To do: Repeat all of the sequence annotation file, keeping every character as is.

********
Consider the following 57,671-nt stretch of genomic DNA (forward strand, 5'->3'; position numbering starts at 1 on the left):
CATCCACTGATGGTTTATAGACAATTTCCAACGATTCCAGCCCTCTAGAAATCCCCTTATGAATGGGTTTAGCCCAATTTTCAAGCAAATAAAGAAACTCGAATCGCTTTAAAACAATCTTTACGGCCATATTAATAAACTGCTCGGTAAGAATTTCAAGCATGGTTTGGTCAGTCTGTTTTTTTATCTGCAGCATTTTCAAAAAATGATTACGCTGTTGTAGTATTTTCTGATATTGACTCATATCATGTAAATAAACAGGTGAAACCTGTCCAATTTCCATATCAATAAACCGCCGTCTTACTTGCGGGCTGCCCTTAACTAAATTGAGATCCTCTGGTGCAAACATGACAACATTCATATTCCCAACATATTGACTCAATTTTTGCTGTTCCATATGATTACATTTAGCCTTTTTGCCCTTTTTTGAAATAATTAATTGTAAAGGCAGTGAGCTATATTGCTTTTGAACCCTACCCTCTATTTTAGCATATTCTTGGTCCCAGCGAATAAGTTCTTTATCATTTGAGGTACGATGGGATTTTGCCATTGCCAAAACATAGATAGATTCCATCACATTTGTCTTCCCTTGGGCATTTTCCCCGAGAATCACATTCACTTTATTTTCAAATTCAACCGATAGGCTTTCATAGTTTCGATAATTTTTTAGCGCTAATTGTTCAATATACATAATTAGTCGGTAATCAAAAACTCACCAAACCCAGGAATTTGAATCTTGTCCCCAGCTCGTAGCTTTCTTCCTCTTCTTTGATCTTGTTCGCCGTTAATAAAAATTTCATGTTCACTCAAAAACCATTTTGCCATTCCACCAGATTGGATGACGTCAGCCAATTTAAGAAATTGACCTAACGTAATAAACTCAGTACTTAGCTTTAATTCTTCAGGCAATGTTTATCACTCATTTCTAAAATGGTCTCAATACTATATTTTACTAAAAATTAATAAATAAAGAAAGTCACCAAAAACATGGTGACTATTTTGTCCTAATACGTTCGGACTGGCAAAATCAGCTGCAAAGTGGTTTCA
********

Consider the following 57,671-nt stretch of genomic DNA (forward strand, 5'->3'; position numbering starts at 1 on the left):
CATCCACTGATGGTTTATAGACAATTTCCAACGATTCCAGCCCTCTAGAAATCCCCTTATGAATGGGTTTAGCCCAATTTTCAAGCAAATAAAGAAACTCGAATCGCTTTAAAACAATCTTTACGGCCATATTAATAAACTGCTCGGTAAGAATTTCAAGCATGGTTTGGTCAGTCTGTTTTTTTATCTGCAGCATTTTCAAAAAATGATTACGCTGTTGTAGTATTTTCTGATATTGACTCATATCATGTAAATAAACAGGTGAAACCTGTCCAATTTCCATATCAATAAACCGCCGTCTTACTTGCGGGCTGCCCTTAACTAAATTGAGATCCTCTGGTGCAAACATGACAACATTCATATTCCCAACATATTGACTCAATTTTTGCTGTTCCATATGATTACATTTAGCCTTTTTGCCCTTTTTTGAAATAATTAATTGTAAAGGCAGTGAGCTATATTGCTTTTGAACCCTACCCTCTATTTTAGCATATTCTTGGTCCCAGCGAATAAGTTCTTTATCATTTGAGGTACGATGGGATTTTGCCATTGCCAAAACATAGATAGATTCCATCACATTTGTCTTCCCTTGGGCATTTTCCCCGAGAATCACATTCACTTTATTTTCAAATTCAACCGATAGGCTTTCATAGTTTCGATAATTTTTTAGCGCTAATTGTTCAATATACATAATTAGTCGGTAATCAAAAACTCACCAAACCCAGGAATTTGAATCTTGTCCCCAGCTCGTAGCTTTCTTCCTCTTCTTTGATCTTGTTCGCCGTTAATAAAAATTTCATGTTCACTCAAAAACCATTTTGCCATTCCACCAGATTGGATGACGTCAGCCAATTTAAGAAATTGACCTAACGTAATAAACTCAGTACTTAGCTTTAATTCTTCAGGCAATGTTTATCACTCATTTCTAAAATGGTCTCAATACTATATTTTACTAAAAATTAATAAATAAAGAAAGTCACCAAAAACATGGTGACTATTTTGTCCTAATACGTTCGGACTGGCAAAATCAGCTGCAAAGTGGTTTCA